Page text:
We will invest £200 million a year by 2024-25 in initiatives to reduce reoffending, including supporting prison leavers into employment.
Does my right hon. Friend agree that prisoners and ex-offenders out on licence should help fill the labour shortage, that on release all prisoners, including some ex-Labour MPs, should be ready for work and that starting work should be a condition of their licence?
One of the first things I did as Secretary of State was host an employers’ summit attended by 600 organisations last month, where we committed to working together to improve employment rates for prison leavers. I have seen how that works at Ford prison and at HMP High Down, whether we are talking about HGV training or call centres. We know that if we give offenders the skills, and if they have the attitude to take a second chance, getting into work significantly reduces the risk of reoffending and that protects the public.
Does my right hon. Friend agree that giving offenders the chance of employment is key in driving down reoffending rates? What additional support is his Department providing to prisons to ensure that offenders are seizing the employment opportunities available to them?
In addition to the spending review settlement and the employers’ summit, we are making sure that we design prisons the right way. I visited Glen Parva, one of the new state-of-the-art prisons that we are building with our £4 billion investment programme. It had in-cell technology to ensure that inmates can learn skills, particularly numeracy and literacy, and state-of-the-art workshops, so that not only can they get skills, but we can get employers in to get inmates into meaningful, purposeful work.
I absolutely welcome the recognition that employment is pivotal to rehabilitation, but why then the obsession with short prison sentences? What is the point of locking somebody up for one or two months, which achieves absolutely nothing but will often cost somebody a job and a chance of rehabilitation?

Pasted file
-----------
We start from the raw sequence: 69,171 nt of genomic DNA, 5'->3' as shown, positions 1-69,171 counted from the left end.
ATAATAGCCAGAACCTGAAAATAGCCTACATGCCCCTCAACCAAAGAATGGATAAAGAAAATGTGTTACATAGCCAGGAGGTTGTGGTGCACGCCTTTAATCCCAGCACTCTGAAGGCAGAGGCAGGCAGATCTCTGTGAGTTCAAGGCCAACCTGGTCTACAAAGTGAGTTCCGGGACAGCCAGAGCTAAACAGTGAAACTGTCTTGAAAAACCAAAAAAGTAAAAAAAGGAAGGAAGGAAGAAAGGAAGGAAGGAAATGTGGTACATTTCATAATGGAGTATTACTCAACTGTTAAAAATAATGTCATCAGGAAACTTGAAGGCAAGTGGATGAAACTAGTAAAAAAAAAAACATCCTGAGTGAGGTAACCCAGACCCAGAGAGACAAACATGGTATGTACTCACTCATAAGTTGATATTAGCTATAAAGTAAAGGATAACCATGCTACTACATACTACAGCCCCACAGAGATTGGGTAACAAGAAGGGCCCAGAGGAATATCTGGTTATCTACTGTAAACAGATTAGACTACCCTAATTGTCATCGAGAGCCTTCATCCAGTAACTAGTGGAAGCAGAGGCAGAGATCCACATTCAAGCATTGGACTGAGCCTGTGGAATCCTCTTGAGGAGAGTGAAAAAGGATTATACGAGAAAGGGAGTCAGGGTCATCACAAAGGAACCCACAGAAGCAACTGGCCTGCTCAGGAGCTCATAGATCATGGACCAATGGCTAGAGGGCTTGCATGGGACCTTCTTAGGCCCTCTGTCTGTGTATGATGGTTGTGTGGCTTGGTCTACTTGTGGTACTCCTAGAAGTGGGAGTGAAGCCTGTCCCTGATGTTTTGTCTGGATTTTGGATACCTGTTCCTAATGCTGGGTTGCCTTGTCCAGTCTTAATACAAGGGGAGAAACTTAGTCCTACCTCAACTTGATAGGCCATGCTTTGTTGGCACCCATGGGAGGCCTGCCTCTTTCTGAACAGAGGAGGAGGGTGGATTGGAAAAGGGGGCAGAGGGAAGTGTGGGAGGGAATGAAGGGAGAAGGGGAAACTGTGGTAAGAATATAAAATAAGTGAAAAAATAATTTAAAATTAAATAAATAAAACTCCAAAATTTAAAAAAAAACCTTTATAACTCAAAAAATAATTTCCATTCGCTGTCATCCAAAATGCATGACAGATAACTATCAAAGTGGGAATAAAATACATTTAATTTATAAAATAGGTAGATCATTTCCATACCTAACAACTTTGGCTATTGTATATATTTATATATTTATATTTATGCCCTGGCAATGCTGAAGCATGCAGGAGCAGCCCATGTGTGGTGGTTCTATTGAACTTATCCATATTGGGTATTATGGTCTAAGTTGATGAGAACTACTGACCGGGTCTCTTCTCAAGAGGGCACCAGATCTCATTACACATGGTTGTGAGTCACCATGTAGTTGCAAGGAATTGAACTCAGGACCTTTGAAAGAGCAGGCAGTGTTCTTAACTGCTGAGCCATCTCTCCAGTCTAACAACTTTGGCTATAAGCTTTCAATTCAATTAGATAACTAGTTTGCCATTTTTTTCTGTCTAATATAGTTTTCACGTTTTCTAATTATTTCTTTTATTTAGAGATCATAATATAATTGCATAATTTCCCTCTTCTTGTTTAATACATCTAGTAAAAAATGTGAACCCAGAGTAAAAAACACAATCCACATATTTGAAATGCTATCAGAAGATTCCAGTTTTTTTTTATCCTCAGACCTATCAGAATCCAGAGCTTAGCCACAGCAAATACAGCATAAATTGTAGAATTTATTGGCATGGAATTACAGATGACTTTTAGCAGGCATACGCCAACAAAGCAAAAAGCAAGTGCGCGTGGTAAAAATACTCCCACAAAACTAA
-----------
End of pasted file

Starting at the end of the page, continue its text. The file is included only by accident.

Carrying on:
We think that justice must be served; punishment is important. The short sentences are often for those who have systematically flouted and breached community sentences. To cut crime, the answer is to make sure justice is served. As well as incarceration where that is required for the purposes of punishment, we work on drug rehabilitation, skills and employment so that those offenders who want to take a second chance to turn themselves around—not all of them will—have the opportunity to grasp it.
I welcome the Secretary of State’s focus on helping offenders into employment. Given estimates that more than half of offenders may be dyslexic and given the impact of dyslexia and illiteracy on the ability to work after a sentence, what is he doing to make sure that screening is available to ensure that prisoners can get the right training, especially on literacy if they are dyslexic, to help them into more successful work afterwards?
One issue we have discussed—I will be hosting prison governors at a roundtable shortly—is making sure that there is an immediate diagnosis within days of an offender getting into prison, so that we know two things: their numeracy and literacy levels, which will of course bring in other special educational needs, to which my right hon. Friend rightly refers; and what the next qualification is that they may—or may not—be able to achieve, so that we have a decent plan that gives them the chance to improve their skills, get into work and avoid a life of crime.